• Post category:Learning

Are you an Adobe Premiere Pro editor that’s frequently in and out of After Effects?  Then you need to have easy ways to move projects and pieces of projects from Premiere Pro to After Effects and also the other way around.  Many of these workflows are well documented across the internet, but I’m here to tell you about an easy trick that isn’t that widely known.  Check out the video below to learn the easiest and fastest way to move between the two programs.  Then read on for some more helpful ways to bring Premiere Pro sequences into After Effects.


The Easiest Premiere Pro to After Effects Workflow?

Copy and Paste.  Yes, it’s seriously as simple as copying and pasting from Premiere Pro to After Effects or vice versa.  This method is quick and easy for finding the perfect clips for your After Effects projects, marking in / out points, and then simply copying / pasting that clip or clips directly into an After Effects comp.  What’s really amazing is the copy / paste method can also bring clip attributes like effects, masks, and transform properties from one program to the other.

Unfortunately this sweet trick isn’t perfect.  Because the nature of Premiere Pro and After Effects is inherently different, not everything can copy across the magic Adobe pipeline.  Sometimes an effect won’t copy and other times how the effect copies isn’t quite right.  In the end it’s a process of trial and error for what works and what doesn’t, but since the workflow is so fast, it never hurts to try.

Other Ways to Move Between Premiere Pro and After Effects

Sometimes it is best to use a more in-depth method for bringing sequences over from Premiere Pro into After Effects.  Fortunately After Effects provides a couple of options for how we can do this, both through the project window or import option in the File menu.

Premiere Pro to After Effects

Import Sequences as Compositions

Importing a Premiere Pro sequence into After Effects as a composition has a similar result to copying and pasting the contents of a timeline between the programs.  After saving your current Premiere Pro project, open After Effects, right click in the Project panel, and select “Import Adobe Premiere Pro Project“.  

A prompt will then pop up that allows you to choose which sequence (or all sequences) that you want to import.  Make your selection, hit OK, and then the magic happens.

Premiere Pro to After Effects

The Premiere Pro sequence has been converted into an After Effects composition that includes the same elements and attributes (that can transfer) as the source sequence.  Obviously the more intricate or complex a sequence is means there’s more opportunity for the import to not be perfect.  This technique is a great option for working on nested portions of a sequence that need a serious motion graphics touch.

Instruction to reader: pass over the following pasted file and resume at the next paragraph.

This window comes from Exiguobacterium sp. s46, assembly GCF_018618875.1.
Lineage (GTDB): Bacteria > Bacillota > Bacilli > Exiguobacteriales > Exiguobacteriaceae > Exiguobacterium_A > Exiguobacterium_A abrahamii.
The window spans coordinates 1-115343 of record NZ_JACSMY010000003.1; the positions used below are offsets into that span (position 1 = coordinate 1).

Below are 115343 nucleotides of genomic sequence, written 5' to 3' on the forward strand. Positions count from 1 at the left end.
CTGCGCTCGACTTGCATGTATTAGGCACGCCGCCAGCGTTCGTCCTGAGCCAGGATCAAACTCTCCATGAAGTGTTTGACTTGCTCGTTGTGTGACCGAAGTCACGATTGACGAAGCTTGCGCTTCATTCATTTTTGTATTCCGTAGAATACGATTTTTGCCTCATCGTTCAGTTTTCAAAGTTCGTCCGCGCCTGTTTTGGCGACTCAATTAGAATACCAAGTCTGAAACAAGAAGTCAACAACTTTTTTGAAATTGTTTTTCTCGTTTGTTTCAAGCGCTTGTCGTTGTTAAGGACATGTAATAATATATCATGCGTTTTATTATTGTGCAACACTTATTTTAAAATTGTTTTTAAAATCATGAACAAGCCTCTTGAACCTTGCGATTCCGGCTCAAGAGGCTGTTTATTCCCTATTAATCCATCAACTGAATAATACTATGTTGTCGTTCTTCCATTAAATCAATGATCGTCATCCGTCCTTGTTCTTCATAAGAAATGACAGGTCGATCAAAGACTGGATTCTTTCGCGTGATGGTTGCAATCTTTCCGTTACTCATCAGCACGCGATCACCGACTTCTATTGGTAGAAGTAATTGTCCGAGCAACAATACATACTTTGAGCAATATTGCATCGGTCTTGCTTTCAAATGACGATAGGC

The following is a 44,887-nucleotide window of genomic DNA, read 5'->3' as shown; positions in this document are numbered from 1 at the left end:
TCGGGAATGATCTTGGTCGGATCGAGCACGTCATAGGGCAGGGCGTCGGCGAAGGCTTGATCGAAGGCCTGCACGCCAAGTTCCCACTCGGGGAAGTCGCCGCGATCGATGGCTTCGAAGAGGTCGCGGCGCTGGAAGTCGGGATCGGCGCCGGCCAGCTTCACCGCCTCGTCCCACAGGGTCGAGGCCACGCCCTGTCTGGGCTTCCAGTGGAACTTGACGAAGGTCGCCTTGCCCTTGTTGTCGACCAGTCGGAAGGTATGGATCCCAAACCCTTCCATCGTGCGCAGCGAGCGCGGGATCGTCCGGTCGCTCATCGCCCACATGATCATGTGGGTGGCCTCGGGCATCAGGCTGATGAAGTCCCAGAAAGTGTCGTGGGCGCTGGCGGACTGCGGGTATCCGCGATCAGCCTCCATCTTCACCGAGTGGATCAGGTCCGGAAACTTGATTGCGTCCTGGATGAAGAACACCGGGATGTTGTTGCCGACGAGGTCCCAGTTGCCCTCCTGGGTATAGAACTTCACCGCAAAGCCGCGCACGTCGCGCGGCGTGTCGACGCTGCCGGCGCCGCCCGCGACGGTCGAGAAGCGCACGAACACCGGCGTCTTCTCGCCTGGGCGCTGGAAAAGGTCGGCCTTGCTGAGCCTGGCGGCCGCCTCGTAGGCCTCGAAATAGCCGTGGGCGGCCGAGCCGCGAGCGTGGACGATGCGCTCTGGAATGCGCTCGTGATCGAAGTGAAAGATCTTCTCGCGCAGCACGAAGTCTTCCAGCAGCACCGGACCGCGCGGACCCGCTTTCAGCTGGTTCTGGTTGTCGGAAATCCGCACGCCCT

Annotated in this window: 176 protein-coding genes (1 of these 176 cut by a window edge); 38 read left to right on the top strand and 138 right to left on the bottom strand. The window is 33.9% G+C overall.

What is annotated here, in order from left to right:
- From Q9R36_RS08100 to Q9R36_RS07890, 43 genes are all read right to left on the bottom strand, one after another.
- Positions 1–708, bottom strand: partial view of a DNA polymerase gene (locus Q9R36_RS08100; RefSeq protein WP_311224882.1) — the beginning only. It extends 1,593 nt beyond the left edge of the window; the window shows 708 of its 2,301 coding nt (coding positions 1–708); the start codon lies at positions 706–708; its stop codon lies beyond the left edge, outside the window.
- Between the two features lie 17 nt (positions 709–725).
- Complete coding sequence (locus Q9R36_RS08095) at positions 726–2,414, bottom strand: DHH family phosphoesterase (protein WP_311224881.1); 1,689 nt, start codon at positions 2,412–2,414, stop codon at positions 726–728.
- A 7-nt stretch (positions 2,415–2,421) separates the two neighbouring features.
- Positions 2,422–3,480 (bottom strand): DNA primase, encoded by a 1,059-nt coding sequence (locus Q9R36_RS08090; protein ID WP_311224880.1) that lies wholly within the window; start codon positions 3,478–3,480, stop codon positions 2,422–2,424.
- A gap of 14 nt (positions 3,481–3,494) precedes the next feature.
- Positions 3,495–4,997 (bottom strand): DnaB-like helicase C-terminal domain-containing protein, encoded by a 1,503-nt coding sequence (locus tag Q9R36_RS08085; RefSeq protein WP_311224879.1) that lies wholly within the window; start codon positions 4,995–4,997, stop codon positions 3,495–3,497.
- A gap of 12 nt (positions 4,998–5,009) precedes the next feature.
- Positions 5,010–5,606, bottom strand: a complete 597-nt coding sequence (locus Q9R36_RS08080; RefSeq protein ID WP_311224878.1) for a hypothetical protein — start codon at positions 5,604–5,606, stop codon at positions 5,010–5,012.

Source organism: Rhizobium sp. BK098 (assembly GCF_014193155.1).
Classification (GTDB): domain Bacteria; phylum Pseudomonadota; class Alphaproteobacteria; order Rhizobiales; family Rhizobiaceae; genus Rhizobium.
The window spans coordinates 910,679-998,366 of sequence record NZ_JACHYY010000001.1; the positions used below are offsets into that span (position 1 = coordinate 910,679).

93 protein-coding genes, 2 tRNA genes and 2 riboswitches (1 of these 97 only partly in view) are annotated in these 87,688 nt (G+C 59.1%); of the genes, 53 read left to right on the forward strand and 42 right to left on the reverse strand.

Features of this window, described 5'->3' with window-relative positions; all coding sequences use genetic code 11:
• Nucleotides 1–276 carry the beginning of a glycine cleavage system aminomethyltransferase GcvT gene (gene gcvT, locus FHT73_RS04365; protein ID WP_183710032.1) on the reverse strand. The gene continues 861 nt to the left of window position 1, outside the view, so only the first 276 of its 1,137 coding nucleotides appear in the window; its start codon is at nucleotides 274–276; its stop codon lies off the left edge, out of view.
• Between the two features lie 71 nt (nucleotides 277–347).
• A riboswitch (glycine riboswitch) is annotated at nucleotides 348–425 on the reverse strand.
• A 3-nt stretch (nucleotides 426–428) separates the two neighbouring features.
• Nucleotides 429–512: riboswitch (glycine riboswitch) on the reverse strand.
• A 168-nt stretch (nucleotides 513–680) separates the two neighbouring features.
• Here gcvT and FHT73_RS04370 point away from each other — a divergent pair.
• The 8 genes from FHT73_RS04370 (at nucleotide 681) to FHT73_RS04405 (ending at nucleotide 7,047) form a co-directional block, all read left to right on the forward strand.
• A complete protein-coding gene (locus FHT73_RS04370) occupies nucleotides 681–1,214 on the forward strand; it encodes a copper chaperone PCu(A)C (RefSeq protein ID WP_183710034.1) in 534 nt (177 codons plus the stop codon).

Import Sequences as Footage

In some cases it’s nice to bring in a Premiere Pro sequence and treat it like a single clip of footage.  You might think that’s the same thing as exporting a sequence and then importing it, but where this method shines is that thanks to Adobe’s Dynamic Link, all changes in the sequence inside of Premiere Pro are also reflected in After Effects!  It’s basically the opposite of dynamically linking an After Effects composition inside of Premiere Pro.

To work this sorcery, simply go to the import window through the Project panel or File menu.  From there you can point AE to a Premiere Pro project as if it were any other type of file.  

After clicking “Import”, this window will pop up:

Select the sequence and click OK.  After effects will then import that sequence as a dynamic linked object and you’ll even notice a new “sequence” icon next to the file in the project panel.  You can the drag this clip into a comp and treat it as if it were any other type of footage, with the exception that it propagates changes from its source timeline inside of Premiere.  

There’s one major caveat I need to throw in here.  In my experience, this method of import works best when you’re not closing and opening After Effects.  That sounds confusing, I realize.  Basically, I’ve found that attempting to open a save AE project that contains a dynamically linked sequence from Premiere tends to have issues and causes crashes.  Never fun.  So there’s a time and place for this technique.  Use it wisely.

Looking For More?

Interested in learning more about dynamic linking and importing After Effects content into Premiere?  These in-depth guides from School of Motion and Premiere Bro should help.  Want to level up your professional video editing workflows?  Check this out:

Better Editor’s Advanced Workflows course.